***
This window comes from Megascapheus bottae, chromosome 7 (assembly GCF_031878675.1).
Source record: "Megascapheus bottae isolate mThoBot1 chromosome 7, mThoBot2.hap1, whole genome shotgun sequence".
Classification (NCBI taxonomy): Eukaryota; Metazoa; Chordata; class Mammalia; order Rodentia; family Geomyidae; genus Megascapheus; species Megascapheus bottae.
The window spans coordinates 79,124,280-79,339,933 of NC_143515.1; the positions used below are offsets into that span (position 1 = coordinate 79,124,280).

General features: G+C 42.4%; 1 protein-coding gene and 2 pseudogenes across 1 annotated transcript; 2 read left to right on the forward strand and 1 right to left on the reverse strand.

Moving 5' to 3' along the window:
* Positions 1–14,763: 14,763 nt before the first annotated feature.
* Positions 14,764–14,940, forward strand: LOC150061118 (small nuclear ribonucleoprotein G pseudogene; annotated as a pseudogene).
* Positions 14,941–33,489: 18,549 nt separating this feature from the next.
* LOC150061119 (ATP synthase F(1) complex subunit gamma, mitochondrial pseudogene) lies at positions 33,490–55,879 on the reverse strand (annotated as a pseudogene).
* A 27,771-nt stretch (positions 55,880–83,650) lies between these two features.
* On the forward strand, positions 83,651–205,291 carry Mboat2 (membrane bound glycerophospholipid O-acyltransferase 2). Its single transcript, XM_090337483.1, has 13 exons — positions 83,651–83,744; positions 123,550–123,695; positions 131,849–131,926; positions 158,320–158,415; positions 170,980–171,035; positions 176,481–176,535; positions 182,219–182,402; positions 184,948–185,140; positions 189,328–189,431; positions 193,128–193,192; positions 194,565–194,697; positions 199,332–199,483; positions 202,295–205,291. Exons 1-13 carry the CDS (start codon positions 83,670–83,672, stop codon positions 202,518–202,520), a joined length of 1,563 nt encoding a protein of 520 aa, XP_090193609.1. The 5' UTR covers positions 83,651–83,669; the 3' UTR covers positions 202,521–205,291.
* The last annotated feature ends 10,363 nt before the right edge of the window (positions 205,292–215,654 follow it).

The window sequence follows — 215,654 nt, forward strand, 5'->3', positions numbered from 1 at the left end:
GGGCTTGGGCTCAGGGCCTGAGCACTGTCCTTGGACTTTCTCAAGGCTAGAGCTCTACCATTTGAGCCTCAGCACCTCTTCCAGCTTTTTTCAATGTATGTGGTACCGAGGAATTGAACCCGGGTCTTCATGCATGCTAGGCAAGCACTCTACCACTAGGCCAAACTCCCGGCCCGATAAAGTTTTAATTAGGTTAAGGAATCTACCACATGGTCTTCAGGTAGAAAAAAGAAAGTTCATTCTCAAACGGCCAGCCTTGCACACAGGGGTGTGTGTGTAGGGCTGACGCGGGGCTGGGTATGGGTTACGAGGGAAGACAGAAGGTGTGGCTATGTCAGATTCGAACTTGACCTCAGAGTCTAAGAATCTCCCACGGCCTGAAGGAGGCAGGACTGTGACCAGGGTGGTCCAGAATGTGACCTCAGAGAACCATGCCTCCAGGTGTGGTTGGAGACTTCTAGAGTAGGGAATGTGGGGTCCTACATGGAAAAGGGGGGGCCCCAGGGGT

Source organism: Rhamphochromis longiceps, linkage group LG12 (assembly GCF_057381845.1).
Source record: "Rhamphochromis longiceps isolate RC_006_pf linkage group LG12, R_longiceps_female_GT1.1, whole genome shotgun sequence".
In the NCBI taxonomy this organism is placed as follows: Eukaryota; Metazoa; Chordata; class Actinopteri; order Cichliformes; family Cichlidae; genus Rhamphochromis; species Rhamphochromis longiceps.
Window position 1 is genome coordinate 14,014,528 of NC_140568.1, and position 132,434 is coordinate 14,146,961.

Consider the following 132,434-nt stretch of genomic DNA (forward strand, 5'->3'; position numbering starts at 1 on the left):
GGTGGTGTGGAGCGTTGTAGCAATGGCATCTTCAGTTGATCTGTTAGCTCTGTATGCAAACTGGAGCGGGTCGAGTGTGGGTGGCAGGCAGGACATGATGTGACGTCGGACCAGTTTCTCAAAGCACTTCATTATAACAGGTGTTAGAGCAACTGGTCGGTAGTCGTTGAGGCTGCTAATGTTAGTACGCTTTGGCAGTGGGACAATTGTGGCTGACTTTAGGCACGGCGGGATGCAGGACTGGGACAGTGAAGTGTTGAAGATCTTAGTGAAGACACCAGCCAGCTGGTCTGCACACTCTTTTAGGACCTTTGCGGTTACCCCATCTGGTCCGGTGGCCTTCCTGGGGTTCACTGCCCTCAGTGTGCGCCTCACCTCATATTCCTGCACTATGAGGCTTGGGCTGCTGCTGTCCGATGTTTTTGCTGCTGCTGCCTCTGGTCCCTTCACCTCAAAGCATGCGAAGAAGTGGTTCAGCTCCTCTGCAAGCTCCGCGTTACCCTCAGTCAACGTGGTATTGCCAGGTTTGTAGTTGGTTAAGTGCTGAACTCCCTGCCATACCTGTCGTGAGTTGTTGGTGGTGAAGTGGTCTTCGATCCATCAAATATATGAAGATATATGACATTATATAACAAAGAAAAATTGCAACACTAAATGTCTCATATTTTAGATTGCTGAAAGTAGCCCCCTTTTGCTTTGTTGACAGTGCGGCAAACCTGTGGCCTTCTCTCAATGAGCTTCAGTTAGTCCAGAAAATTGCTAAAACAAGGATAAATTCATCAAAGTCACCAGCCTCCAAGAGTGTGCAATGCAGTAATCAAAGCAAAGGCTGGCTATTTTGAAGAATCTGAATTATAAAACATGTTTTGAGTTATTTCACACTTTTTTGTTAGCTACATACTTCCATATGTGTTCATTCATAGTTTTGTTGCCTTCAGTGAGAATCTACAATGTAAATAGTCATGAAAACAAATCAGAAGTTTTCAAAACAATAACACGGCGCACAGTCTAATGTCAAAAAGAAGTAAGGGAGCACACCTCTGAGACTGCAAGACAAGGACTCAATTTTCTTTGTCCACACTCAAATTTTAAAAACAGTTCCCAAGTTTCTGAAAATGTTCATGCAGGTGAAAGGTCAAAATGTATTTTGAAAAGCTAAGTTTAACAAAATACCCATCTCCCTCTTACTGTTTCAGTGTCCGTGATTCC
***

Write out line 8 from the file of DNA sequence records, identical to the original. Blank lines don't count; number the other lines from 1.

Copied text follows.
* Positions 14,764–14,940, forward strand: LOC150061118 (small nuclear ribonucleoprotein G pseudogene; annotated as a pseudogene).